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About The Falls City tribune. (Falls City, Neb.) 1904-191? | View Entire Issue (July 3, 1908)
THE FALLS CITY TRIBUNE.
. , , , , .
Vol. V FALLS CITY NEBRASKA FRIDAY JULY 3 1908. Number 24
A Real Artist.
- A glance at the beautiful vase
in the window at Davies &
Owens jewelry store will con.
vince you that we have a real
artist in our midst. It is the
work of Mrs. T. K. Mason ol
this city and is an elegant piece
of art. While Mrs. Mason has
been conducting a studio in this
city for some time and instructs
a large class , few realize the
superiority of her work. If you
have not seen this one particu
lar piece it is worth your time to
make a special trip to Davies &
Owens for that purpose.
Pollard to be Here.
H. C. Smith invited Congressman -
man Pollard to be with us dur
ing a meeting of the Horticult
ural society which convenes
here the 21st o't this month and
deliver an address before that
body. This week Mr. Smith re
ceived "a letter of acceptance
from that gentleman. This is
welcome news and' is sure to
draw a good crowd.
Sheriff Fenton and Chief of
Police Marts have succeded in
gaining a confession from Perk
ins the colored man now in jail
for robbing the National hotel ,
wherein he acknowledges his
guilt as to several thefts which
have occurred in this city re
cently. He has also expressed
his willingness and desire to
plead guilty at the next session
of court and throw himself upon
Kicked by a Horse.
While playing around the
livery barn of Benschoter &
Doerner on Wednesday about
noon , Ha/ley Job was kicked by
a horse and his right leg brok
en. The little-fellow was taken
home and medical attention
given at once and he is now
The proprietors of the barn
have done all within their pow
er to keep boys from playing
there , and while the accident is
greatly regretted by them they
feel that the blame can be at
tached to no one.
The First Victim.
The first Fourth of July vic
tim in this city is Willie Job ,
who is now carrying his hand in
a sling ; the result of a wound
received Monday by a blank 22
cartridge. So far the little fel
low is getting along nicely , but
will not have the time tomorrow
he might have had but for his
early display of patriotism.
Take warning boys and be
Will TeachTfsan iviarclal.
News comes to us this week
from San Marcial , New Mexico ,
that F. A. Boose of our city has
been elected to the principalship
at that place for the coming : year.
Frank Boose is a young- man
most well and favorably. , known
in our city , -having : been raised in
our midst. He is a graduate of
our high school being a member
of the class of ' 05 , has attended
the University and graduated
from the State normal this spring.
He began his teaching- experience
last year in the Sailor school
west of town and made good
there. He is now to make his
first attempt as the head of a
town school system , San Marcial
being a place of one thousand in
habitants. While Mr. Boose is
young in years and.experience we
feel sure that his steady qualities
and good scholarship will make
him a success as an educator.
Will Sears and wife left yes
terday for Shenandoah , Iowa for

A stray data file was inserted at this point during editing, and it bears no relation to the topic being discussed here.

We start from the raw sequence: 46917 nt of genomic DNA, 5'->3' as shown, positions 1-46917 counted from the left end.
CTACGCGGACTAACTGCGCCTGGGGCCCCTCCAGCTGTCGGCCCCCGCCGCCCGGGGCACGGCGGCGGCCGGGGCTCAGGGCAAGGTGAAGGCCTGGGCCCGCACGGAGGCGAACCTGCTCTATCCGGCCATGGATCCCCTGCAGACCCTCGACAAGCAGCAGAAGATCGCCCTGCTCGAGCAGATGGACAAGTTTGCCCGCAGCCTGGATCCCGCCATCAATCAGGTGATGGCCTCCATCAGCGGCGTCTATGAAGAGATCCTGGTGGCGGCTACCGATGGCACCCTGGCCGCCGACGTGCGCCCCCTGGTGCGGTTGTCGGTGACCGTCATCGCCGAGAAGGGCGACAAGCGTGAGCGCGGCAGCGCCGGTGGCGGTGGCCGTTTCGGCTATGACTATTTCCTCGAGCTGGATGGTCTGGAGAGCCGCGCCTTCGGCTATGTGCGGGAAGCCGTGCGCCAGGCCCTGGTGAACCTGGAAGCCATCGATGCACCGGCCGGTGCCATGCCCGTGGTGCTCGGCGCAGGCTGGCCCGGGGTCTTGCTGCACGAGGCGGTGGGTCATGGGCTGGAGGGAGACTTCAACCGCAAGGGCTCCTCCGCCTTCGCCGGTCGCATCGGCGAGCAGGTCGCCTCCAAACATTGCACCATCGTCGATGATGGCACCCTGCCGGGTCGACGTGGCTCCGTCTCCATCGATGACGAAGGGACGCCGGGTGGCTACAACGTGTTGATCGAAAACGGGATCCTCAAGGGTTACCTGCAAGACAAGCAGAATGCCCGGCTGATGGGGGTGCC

a few days with their daughter ,
Mrs. Elva Vincent.
Once Enough For Him.
Herbert Hedges had an experi
ence Friday night which he says
will stay with him for some time.
He was mail clerk on one of the
trains wrecked that night on the
Kansas & Northwestern out of
Kansas City and is now at home
in this city for repairsIt was a
liead on collision of two passen
ger trains , caused presumably by
misunderstood orders. The ex
pressman on Mr. Hedges' train
was 'killed' outright and man } '
passengers on both trains were
severely injured. Several cars
went down a high enbankment ,
and Herbert was in one of them ,
lie said when he quit rolling he
found himself under a lot of de
bris but was protected in such a
manner as to keep the heayy
wreckage off ol him , otherwise he
would have surely been killed but
fortunately escaped with only
several cuts and bruises and a
horrible scare. His car , as was
the case with several others , was
a complete wreck. After viewing
the smash up Herbert thinks he
is pretty lucky to be-alive.
The home of R. R. Horrocks
was the scene of one of the pret
tiest home weddings on Monday
evening- , June 29th ever witness
ed in our city , when their oldest
daughter , Marguerite , was joined
in marriage to Thomas Palmer ,
son of Mr. and Mrs. Win. Palmer
of this city. The affair was very
quiet , only the immediate fam
ilies and a very few intimate
friends being present.-
The house was beautifully dec
orated throughout with daisies ,
sweet peas , carnations and ferns.
At eight o'clock , the appointed
hour , the bridal party took their
positions in the dining room be
fore an improvised altar banked
with daisies and Icrns and upon
which lighted candles were ar
ranged , where at the conclusion
of the marriage hymn "Oh Per
fect Love , " sung by Mrs. Neide ,
Rev. G. L. Neide of St. Thomas
church spoke the words which
united this happ3r couple for life ,
using the beautiful and impress
ive ring service of the Episcopal
church. They were attended by
Miss Meeker Cain and Robert
Neitzel. The bride was modestly
but becomingly attired in white
and carried a beautiful boquet of
brides' roses , while Miss Cain
wore a silk muslin of floral de
sign and carried pink roses.
After congratulations the
guests were served with dainty
refreshments by Beatrice Bellman -
man and Marion Horrocks.
The bride was born in this city
where she has grown to woman
hood , gathering around her hosts
of friends , who while they rejoice
with her in her new happiness
are sorry to see her go from them
to form new ties. She had ser-
yed as stenographer in different
offices in the court house for the
past six years.
The groom has lived with his
parents in this city for a number
of years , being employed in the
various printing offices here. He
is a thorough and practical news
paper man , and is at present
manager of the Shickley Herald.
He is industrious and possessed
of those qualities essential to
The young couple left Tuesday
afternoon for Shickley , Neb. ,
where thev expect to reside for
the present. The best wishes of
our people go with them.
W , J. Hamilton of Glenwood ,